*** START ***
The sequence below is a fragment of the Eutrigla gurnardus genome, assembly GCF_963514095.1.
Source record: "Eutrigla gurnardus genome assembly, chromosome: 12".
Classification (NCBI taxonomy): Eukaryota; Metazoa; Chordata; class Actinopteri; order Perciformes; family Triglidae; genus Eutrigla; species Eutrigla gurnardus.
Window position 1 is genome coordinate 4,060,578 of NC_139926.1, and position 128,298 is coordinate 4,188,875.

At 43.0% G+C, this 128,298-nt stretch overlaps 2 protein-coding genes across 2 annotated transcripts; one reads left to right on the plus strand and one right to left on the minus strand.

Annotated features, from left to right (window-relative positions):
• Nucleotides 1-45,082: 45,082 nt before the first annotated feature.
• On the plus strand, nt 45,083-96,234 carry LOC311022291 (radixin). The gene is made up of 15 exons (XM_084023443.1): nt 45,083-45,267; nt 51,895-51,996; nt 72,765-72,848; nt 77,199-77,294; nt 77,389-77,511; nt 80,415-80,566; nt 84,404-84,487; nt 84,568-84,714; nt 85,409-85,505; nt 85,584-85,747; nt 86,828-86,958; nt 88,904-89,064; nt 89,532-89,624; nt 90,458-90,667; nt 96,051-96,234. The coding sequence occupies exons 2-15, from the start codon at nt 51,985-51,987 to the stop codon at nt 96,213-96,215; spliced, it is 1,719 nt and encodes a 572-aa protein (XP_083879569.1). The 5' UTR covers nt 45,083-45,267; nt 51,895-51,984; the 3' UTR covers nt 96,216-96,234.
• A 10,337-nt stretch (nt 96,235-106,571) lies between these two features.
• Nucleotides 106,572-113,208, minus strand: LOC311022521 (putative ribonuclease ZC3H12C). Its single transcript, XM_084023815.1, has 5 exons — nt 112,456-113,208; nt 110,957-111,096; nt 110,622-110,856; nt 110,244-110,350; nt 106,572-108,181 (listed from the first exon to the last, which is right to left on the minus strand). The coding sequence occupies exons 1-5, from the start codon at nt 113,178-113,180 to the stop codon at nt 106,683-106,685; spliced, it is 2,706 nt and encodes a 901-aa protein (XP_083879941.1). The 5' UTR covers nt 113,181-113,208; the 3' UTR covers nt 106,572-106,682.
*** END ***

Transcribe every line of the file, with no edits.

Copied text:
The sequence below is a fragment of the Eutrigla gurnardus genome, assembly GCF_963514095.1.
Source record: "Eutrigla gurnardus genome assembly, chromosome: 12".
Classification (NCBI taxonomy): Eukaryota; Metazoa; Chordata; class Actinopteri; order Perciformes; family Triglidae; genus Eutrigla; species Eutrigla gurnardus.
Window position 1 is genome coordinate 4,060,578 of NC_139926.1, and position 128,298 is coordinate 4,188,875.

At 43.0% G+C, this 128,298-nt stretch overlaps 2 protein-coding genes across 2 annotated transcripts; one reads left to right on the plus strand and one right to left on the minus strand.

Annotated features, from left to right (window-relative positions):
• Nucleotides 1-45,082: 45,082 nt before the first annotated feature.
• On the plus strand, nt 45,083-96,234 carry LOC311022291 (radixin). The gene is made up of 15 exons (XM_084023443.1): nt 45,083-45,267; nt 51,895-51,996; nt 72,765-72,848; nt 77,199-77,294; nt 77,389-77,511; nt 80,415-80,566; nt 84,404-84,487; nt 84,568-84,714; nt 85,409-85,505; nt 85,584-85,747; nt 86,828-86,958; nt 88,904-89,064; nt 89,532-89,624; nt 90,458-90,667; nt 96,051-96,234. The coding sequence occupies exons 2-15, from the start codon at nt 51,985-51,987 to the stop codon at nt 96,213-96,215; spliced, it is 1,719 nt and encodes a 572-aa protein (XP_083879569.1). The 5' UTR covers nt 45,083-45,267; nt 51,895-51,984; the 3' UTR covers nt 96,216-96,234.
• A 10,337-nt stretch (nt 96,235-106,571) lies between these two features.
• Nucleotides 106,572-113,208, minus strand: LOC311022521 (putative ribonuclease ZC3H12C). Its single transcript, XM_084023815.1, has 5 exons — nt 112,456-113,208; nt 110,957-111,096; nt 110,622-110,856; nt 110,244-110,350; nt 106,572-108,181 (listed from the first exon to the last, which is right to left on the minus strand). The coding sequence occupies exons 1-5, from the start codon at nt 113,178-113,180 to the stop codon at nt 106,683-106,685; spliced, it is 2,706 nt and encodes a 901-aa protein (XP_083879941.1). The 5' UTR covers nt 113,181-113,208; the 3' UTR covers nt 106,572-106,682.